Roughly four in 10 Americans carry credit card debt from month to month, according to a 2018 survey by the National Foundation for Credit Counseling (source). If you’re one of them and your goal is to be debt-free, not paying interest on what you owe is a great way to start.
That may sound too good to be true, but that’s exactly what balance transfer credit cards do. Depending on the card you get, you can get up to almost two years to focus on reducing your debt without paying interest. That could save you hundreds or even thousands of dollars.
What are balance transfer credit cards?
Most credit cards allow you to transfer a balance from another credit card. But balance transfer credit cards are specifically designed to help you pay off high-interest credit card debt.
These cards often offer low interest rates (as low as 0% APR) for a limited time on transferred debt. Their purpose is to consolidate debt and save you money on interest payments. The best balance transfer cards offer an introductory rate of 0% for periods upwards of 12 months.
What does 0% APR mean?
The first thing you need to understand about balance transfers is that a 0% APR does not mean a balance transfer is always free. Most balance credit cards charge a transfer fee that ranges from 3% to 5% of the debt balance. On a $15,000 debt—which is about the average credit card debt for an American household that carries a balance—that’s $450 to $750 in transfer fees.
How to use balance transfer credit cards?
Balance transfer cards have great teaser rates; it doesn’t get much better than 0% APR. The problem is once the introductory rate expires, their standard rates are often higher than those of your average credit card.
The secret is to either pay off your balance before the intro rate expires or transfer the pending balance to another 0% APR credit card. Set up a payment plan based on your goal to pay down debt and you’ll have a better chance of achieving it.
Also, consider switching to using cash or a debit card while you’re paying down your debt. If you continue using your old credit card, it’s easy to rack up more debt, making you feel like you’re spinning your wheels.
Another option is to pay your credit card debt with a low interest personal loan. You probably won’t find a personal loan with a 0% APR — unless you ask your mom for one. But personal loans do have the advantage of fixed monthly payments and a set payoff date.
Who qualifies for a balance transfer credit card?
Balance transfer cards are typically only available to people with good to excellent credit. The eligibility criteria differ from card to card, but credit card companies look for consumers with:
- A solid credit history.
- High credit scores.
- Stable income.
Should you do a balance transfer?
The idea of paying off your credit card debt without interest is an appealing one. But depending on your situation, it might not be the right choice.
It’s important to do the math to make sure a balance transfer will save you money. If you’re planning on using a big windfall to pay off your debt, for instance, you can avoid the balance transfer fees.
And if you’re just using a balance transfer card to move debt off your original card so you can rack up more, you’ll regret it. Think about the core reasons for your debt problem and address those before you get a balance transfer credit card.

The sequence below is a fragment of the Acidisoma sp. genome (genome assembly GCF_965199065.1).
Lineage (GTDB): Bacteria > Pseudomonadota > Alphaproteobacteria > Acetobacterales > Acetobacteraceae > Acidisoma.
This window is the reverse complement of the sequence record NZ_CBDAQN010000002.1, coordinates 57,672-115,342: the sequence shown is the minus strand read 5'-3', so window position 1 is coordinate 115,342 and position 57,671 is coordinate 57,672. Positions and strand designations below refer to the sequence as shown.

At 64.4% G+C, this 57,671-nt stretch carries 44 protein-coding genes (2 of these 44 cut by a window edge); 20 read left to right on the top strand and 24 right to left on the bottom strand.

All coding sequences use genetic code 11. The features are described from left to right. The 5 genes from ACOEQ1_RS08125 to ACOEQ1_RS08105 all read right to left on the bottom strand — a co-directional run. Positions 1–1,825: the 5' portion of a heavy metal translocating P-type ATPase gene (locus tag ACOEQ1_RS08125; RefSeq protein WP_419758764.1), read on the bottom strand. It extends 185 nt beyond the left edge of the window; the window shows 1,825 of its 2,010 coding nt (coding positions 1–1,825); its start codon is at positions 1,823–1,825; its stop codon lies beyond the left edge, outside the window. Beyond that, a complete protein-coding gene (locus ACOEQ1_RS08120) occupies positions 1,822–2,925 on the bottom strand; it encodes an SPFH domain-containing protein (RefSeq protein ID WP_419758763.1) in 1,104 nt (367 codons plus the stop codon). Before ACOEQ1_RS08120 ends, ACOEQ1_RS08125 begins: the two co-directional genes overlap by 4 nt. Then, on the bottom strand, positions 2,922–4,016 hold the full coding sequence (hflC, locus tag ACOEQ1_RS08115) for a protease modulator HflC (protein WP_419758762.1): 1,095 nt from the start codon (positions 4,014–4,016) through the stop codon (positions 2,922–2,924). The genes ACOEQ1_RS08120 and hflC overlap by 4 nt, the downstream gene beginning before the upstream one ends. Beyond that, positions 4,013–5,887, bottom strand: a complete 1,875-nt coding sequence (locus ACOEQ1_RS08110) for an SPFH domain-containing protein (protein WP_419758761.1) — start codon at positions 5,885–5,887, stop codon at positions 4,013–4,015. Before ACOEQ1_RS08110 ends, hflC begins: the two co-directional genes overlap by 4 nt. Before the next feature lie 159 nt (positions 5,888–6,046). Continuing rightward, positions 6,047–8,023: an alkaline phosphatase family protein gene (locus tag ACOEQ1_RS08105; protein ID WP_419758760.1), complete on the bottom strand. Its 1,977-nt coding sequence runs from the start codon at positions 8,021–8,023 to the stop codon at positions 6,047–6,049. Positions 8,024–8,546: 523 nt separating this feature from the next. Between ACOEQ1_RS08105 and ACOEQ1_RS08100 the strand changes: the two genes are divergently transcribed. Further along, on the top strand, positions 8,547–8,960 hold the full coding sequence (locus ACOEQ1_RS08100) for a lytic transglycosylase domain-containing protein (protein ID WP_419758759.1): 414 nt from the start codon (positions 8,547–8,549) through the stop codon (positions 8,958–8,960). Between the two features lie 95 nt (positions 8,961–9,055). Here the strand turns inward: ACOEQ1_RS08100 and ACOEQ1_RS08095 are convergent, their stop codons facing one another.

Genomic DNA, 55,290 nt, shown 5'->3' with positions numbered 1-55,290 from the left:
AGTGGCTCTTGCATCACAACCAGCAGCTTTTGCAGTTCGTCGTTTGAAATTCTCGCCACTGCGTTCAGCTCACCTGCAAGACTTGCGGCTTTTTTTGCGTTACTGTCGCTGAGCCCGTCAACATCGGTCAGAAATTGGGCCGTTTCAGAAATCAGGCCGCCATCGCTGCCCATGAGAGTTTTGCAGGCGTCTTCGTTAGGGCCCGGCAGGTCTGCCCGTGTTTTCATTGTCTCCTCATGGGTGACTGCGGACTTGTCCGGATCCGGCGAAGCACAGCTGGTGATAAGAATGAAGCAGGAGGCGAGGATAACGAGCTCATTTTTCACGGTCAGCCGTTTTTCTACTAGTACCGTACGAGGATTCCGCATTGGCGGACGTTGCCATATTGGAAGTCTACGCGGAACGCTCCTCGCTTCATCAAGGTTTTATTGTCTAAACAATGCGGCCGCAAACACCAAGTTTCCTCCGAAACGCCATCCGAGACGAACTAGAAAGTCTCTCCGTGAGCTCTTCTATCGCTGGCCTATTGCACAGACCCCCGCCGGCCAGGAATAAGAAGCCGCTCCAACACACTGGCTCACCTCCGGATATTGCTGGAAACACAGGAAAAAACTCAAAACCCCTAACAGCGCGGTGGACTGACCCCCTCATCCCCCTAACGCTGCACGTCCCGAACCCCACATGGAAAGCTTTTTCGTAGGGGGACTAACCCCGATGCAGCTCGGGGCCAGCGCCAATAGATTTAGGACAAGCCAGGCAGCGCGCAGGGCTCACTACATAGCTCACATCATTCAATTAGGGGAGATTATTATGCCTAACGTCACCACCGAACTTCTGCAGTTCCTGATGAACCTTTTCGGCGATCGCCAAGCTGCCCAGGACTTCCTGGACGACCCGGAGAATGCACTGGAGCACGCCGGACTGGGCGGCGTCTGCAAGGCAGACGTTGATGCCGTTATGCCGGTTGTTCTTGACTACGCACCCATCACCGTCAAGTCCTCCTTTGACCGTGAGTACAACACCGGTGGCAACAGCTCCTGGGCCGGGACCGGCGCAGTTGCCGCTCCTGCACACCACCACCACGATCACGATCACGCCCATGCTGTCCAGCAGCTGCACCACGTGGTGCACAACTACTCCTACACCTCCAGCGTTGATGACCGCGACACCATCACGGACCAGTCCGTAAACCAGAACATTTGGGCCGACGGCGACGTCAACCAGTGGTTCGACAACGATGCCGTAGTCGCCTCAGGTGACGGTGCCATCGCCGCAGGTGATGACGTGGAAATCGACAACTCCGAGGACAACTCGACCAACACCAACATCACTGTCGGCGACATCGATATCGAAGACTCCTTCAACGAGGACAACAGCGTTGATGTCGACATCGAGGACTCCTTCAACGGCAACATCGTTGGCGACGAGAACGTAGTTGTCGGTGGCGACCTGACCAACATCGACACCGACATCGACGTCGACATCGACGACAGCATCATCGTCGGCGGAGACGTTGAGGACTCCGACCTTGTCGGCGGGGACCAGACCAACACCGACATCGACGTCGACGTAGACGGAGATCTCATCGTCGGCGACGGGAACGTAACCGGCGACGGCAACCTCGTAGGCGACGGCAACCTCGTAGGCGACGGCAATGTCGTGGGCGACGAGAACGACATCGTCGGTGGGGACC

Finally, keep in mind that a balance transfer can affect your credit. If, for example, transferring a balance maxes out your new card, it could cause a major drop in your credit score. That’s especially the case if your utilization rate was lower on your original card.
That effect is temporary and will diminish as you pay down the debt. But if you need to borrow again in the near future, it could make it difficult to get approved.
Which card should you choose?
The first step to determining which balance transfer credit card is best for you is to note which bank issued your current credit card. For example, if you have a balance on a Chase credit card, you can’t transfer it to the Chase Slate. Credit card issuers offer these benefits to gain new customers. So it doesn’t make sense for your bank to offer you a break on interest if it’s already making money off you.
Second, consider your other needs and preferences. For instance, if you want to minimize fees and earn rewards as you pay off your debt, choose a card with no annual fee and a decent rewards program, such as the Amex EveryDay credit card. However, if you want a longer balance transfer promotion, Citi’s Simplicity Card and the U.S. Bank Visa Platinum will do it for you.
Take a look at your top priorities—whether it’s a long promotion, a card with rewards, or no balance transfer fee—and base your decision on that. Because of these subjective factors, there’s no best balance transfer card for everyone.
Third, invest some time in comparing the balance transfer credit cards available. You may be leaving money on the table if you just go with the last credit card offer you received in the mail.
SuperMoney’s comparison tools make it easy to find the best balance transfer credit card for you. Take five minutes to see which card suits your lifestyle.
Andrew is the managing editor for SuperMoney and a certified personal finance counselor. He loves to geek out on financial data and translate it into actionable insights everyone can understand. His work is often cited by major publications and institutions, such as Forbes, U.S. News, Fox Business, SFGate, Realtor, Deloitte, and Business Insider.